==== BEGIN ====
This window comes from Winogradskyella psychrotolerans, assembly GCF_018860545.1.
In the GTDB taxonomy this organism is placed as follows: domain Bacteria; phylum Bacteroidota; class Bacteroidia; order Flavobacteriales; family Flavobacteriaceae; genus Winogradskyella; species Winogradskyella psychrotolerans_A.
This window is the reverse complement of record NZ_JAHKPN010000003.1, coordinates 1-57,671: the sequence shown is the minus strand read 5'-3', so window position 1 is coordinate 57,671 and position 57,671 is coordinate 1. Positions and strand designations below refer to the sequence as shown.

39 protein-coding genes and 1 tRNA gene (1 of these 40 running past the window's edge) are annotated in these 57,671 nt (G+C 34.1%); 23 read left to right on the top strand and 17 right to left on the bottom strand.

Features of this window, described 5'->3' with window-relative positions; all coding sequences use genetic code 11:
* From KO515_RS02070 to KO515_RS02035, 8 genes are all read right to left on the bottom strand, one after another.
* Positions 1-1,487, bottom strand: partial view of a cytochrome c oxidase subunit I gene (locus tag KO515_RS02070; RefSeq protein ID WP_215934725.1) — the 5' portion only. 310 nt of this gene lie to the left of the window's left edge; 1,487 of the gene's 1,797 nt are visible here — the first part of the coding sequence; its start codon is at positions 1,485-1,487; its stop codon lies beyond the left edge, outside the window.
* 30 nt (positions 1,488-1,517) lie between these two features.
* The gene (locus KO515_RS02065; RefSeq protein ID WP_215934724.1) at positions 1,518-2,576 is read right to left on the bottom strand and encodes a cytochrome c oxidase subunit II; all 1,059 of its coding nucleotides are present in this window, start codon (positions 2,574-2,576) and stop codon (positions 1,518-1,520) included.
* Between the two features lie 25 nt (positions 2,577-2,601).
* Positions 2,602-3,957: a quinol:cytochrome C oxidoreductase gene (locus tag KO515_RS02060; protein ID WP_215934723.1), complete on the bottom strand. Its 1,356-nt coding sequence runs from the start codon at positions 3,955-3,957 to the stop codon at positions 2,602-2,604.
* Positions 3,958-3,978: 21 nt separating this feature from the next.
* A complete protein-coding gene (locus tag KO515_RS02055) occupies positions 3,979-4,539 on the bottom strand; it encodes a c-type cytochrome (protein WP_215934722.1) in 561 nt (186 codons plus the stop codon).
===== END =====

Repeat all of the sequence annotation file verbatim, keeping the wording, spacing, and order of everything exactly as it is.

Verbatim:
This window comes from Winogradskyella psychrotolerans, assembly GCF_018860545.1.
In the GTDB taxonomy this organism is placed as follows: domain Bacteria; phylum Bacteroidota; class Bacteroidia; order Flavobacteriales; family Flavobacteriaceae; genus Winogradskyella; species Winogradskyella psychrotolerans_A.
This window is the reverse complement of record NZ_JAHKPN010000003.1, coordinates 1-57,671: the sequence shown is the minus strand read 5'-3', so window position 1 is coordinate 57,671 and position 57,671 is coordinate 1. Positions and strand designations below refer to the sequence as shown.

39 protein-coding genes and 1 tRNA gene (1 of these 40 running past the window's edge) are annotated in these 57,671 nt (G+C 34.1%); 23 read left to right on the top strand and 17 right to left on the bottom strand.

Features of this window, described 5'->3' with window-relative positions; all coding sequences use genetic code 11:
* From KO515_RS02070 to KO515_RS02035, 8 genes are all read right to left on the bottom strand, one after another.
* Positions 1-1,487, bottom strand: partial view of a cytochrome c oxidase subunit I gene (locus tag KO515_RS02070; RefSeq protein ID WP_215934725.1) — the 5' portion only. 310 nt of this gene lie to the left of the window's left edge; 1,487 of the gene's 1,797 nt are visible here — the first part of the coding sequence; its start codon is at positions 1,485-1,487; its stop codon lies beyond the left edge, outside the window.
* 30 nt (positions 1,488-1,517) lie between these two features.
* The gene (locus KO515_RS02065; RefSeq protein ID WP_215934724.1) at positions 1,518-2,576 is read right to left on the bottom strand and encodes a cytochrome c oxidase subunit II; all 1,059 of its coding nucleotides are present in this window, start codon (positions 2,574-2,576) and stop codon (positions 1,518-1,520) included.
* Between the two features lie 25 nt (positions 2,577-2,601).
* Positions 2,602-3,957: a quinol:cytochrome C oxidoreductase gene (locus tag KO515_RS02060; protein ID WP_215934723.1), complete on the bottom strand. Its 1,356-nt coding sequence runs from the start codon at positions 3,955-3,957 to the stop codon at positions 2,602-2,604.
* Positions 3,958-3,978: 21 nt separating this feature from the next.
* A complete protein-coding gene (locus tag KO515_RS02055) occupies positions 3,979-4,539 on the bottom strand; it encodes a c-type cytochrome (protein WP_215934722.1) in 561 nt (186 codons plus the stop codon).